DJ Culture Week: Searching for the Soul of the Machine

Happy DJ Culture Week! We’re celebrating the release of DJ Culture in the Mix, a groundbreaking edited collection that takes a critical academic look at international DJ culture. On Day 4, co-editor Bernardo Attias (California State University Northridge) tackles the age old question: Man, or Machine?

C2C, at rest
C2C, at rest

At the Sónar music festival in Barcelona I had the pleasure of hearing German electronic dance music pioneers Kraftwerk perform on the same night as French turntablists C2C [Ed. note: We have a great book about Kraftwerk]. Both performances were, of course, flawless, and the music was fantastic. Their presence at the same festival was unremarkable; although their sounds were quite different, both groups consist of four men playing electronic dance music from machines on tables. Both stage shows offered tightly coordinated stage routines that had been endlessly rehearsed; every single sound and movement was precisely timed and coupled with elaborate visual light shows. And indeed, both groups dramatize the interconnection of human and machine.

And yet: I couldn’t have picked two more different artists to experience back to back.  Kraftwerk is notorious for their stoic and distant demeanour–the artists deliberately perform as the robots their music celebrates. As one reviewer put it, “A Kraftwerk gig requires suspension of disbelief. Apart from the moving mouth of Ralf Hütter there’s little evidence that the band are actually creating the music live. The impression is of four middle-aged professors at podiums, feet rooted to the ground, sporadically pressing buttons or keys, twisting knobs.” I would go further–the impression is not of middle-aged professors but of literal robots. Their movements are minimal and it is impossible for the audience to see what they are actually doing at all–what we see is four figures standing behind podiums and barely moving their bodies, presumably touching synthesizers or other equipment obscured by the podiums. Their physical presence is dwarfed by the giant video screen behind them, which plays elaborate 3D videos timed to the music.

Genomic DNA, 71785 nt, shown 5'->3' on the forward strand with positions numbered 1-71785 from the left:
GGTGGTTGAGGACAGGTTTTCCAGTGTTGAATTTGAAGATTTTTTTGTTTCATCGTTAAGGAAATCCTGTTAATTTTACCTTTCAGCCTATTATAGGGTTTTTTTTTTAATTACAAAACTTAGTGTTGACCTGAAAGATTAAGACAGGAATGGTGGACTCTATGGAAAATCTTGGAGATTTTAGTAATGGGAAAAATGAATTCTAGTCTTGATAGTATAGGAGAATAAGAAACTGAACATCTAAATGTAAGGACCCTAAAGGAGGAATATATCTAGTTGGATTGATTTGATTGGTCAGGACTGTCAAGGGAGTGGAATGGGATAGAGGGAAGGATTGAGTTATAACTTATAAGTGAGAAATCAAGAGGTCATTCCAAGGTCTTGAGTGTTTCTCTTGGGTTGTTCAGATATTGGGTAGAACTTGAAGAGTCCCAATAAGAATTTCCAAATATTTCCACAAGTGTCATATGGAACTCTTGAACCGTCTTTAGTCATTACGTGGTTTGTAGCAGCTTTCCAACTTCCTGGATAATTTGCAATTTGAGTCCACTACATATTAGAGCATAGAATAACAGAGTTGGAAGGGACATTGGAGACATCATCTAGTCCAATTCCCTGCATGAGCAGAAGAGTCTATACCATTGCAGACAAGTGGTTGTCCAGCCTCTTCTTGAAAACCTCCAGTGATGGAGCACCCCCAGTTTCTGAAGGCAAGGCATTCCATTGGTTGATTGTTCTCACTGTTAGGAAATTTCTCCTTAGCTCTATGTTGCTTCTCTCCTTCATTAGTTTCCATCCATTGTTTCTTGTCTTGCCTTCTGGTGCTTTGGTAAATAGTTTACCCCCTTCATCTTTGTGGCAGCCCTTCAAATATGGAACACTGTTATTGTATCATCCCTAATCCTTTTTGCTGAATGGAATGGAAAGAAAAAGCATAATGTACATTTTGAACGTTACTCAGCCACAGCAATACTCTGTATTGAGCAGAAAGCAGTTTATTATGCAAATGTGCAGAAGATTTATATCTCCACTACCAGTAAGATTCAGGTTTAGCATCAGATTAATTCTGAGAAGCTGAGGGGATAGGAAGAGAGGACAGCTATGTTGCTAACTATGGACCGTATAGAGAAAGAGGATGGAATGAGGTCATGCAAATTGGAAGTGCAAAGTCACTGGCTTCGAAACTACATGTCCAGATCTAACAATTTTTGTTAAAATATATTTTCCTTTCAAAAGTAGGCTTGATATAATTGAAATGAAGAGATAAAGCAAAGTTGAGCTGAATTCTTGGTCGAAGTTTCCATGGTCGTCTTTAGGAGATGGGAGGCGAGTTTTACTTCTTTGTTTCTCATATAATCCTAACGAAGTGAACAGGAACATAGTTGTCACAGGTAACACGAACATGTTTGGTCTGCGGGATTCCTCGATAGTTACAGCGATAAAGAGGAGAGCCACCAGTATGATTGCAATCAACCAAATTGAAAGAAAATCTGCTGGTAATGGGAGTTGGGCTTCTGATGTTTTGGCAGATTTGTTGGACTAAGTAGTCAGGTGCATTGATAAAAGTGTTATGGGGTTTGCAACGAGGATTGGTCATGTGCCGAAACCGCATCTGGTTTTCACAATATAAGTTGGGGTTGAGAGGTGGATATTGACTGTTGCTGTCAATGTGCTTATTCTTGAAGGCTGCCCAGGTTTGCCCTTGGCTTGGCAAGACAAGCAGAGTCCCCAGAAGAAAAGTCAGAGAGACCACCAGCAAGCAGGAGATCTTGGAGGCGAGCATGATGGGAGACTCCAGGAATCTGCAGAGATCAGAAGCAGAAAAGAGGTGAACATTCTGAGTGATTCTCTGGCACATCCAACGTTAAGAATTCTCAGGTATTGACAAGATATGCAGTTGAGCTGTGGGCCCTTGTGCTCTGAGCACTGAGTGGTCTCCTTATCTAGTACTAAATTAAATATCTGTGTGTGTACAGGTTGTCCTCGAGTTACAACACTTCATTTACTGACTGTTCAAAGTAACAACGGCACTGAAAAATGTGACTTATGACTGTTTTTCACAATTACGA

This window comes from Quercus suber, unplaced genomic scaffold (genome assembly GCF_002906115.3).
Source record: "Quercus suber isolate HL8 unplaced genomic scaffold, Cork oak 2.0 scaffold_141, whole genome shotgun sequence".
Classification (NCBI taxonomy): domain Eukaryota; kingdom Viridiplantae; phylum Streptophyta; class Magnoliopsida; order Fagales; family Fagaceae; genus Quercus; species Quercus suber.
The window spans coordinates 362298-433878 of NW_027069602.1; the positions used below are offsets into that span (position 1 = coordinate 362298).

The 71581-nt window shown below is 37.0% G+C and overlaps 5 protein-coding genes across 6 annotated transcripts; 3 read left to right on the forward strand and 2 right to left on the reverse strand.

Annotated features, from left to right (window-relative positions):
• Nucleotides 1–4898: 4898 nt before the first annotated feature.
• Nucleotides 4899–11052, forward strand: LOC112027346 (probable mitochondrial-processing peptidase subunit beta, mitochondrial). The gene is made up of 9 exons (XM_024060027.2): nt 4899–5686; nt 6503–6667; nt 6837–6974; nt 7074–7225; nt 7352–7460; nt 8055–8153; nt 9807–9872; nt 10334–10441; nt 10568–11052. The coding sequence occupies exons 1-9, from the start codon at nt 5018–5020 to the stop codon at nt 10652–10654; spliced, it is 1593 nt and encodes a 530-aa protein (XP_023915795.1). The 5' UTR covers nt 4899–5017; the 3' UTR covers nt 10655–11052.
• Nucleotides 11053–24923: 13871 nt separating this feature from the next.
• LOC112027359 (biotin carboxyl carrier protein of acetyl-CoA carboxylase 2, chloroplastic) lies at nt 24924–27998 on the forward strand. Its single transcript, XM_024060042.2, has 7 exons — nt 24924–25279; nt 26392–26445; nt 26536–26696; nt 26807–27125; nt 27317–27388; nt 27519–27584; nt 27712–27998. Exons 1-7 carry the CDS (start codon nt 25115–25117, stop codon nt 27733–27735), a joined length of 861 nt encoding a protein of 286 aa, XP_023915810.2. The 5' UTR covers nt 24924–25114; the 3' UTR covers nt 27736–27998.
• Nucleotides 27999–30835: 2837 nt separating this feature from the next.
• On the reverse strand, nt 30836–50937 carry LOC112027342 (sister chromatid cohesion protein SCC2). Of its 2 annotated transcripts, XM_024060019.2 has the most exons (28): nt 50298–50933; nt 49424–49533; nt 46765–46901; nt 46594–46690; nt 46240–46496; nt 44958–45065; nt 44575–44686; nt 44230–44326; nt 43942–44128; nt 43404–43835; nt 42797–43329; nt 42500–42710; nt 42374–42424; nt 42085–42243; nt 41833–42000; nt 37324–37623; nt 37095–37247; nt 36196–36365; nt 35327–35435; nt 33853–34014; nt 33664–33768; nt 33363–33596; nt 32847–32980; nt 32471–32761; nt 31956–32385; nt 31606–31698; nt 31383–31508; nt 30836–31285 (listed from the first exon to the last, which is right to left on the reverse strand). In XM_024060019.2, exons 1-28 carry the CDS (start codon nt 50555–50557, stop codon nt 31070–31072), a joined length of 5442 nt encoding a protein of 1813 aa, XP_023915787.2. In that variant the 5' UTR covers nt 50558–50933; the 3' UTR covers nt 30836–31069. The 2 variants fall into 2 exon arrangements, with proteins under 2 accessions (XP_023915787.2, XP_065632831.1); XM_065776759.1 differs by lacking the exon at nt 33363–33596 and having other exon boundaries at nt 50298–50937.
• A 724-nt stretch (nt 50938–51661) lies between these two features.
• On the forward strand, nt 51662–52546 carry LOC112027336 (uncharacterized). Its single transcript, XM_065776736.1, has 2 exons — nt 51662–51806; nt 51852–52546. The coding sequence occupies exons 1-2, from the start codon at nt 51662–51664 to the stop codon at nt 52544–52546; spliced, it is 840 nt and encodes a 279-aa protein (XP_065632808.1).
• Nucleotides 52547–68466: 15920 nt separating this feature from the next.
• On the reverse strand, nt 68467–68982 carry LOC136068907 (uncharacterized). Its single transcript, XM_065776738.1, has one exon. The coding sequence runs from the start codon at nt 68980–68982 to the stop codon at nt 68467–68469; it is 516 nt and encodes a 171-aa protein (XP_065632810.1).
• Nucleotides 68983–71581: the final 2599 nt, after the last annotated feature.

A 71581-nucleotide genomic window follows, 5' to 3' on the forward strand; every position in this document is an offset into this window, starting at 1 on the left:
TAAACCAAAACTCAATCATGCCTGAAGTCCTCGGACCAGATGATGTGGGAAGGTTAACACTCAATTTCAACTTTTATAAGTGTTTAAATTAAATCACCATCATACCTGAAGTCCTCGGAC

[Ed. Note: If you are experiencing audio difficulty with this clip, you can also watch it in Vimeo: ]

Meanwhile the French turntablists C2C exaggerate their movements and their humanity – they bounce their heads to the beat; they run around the stage wildly between scratches and juggles; they gesture to the crowd; rap on the mics; and high-five each other. Their turntable trickery is perfectly timed and rehearsed so that their performance seems effortless; their hands fly across the turntables and mixers (and the bandmembers often move from deck to deck in a well-coordinated fashion) as they smile, pose, dance, gesture, and generally behave as if they’re having a great time. They seem engaged in the music and connected to the crowd; reviewers find them “infinitely likeable” based on their stage show.


I enjoyed both shows immensely, but I couldn’t help thinking as I walked to catch the 5AM bus that Kraftwerk seemed so cold and distant, while C2C seemed so connected, so present, so human. Both offered up a spectacle of human and machine as ineluctably intertwined, but while Kraftwerk did their best to make the human disappear into the machine, C2C managed to use the spectacle to bare their human souls.

And yet: I realized as I climbed aboard the bus in the emerging dawn, it was Kraftwerk’s “Man-Machine,” and not a C2C piece, that I was humming along with in my head. The line between human and machine remains elusive.

DJ Culture in the Mix is available via Amazon or wherever academic books are sold. Click here to request an exam copy.

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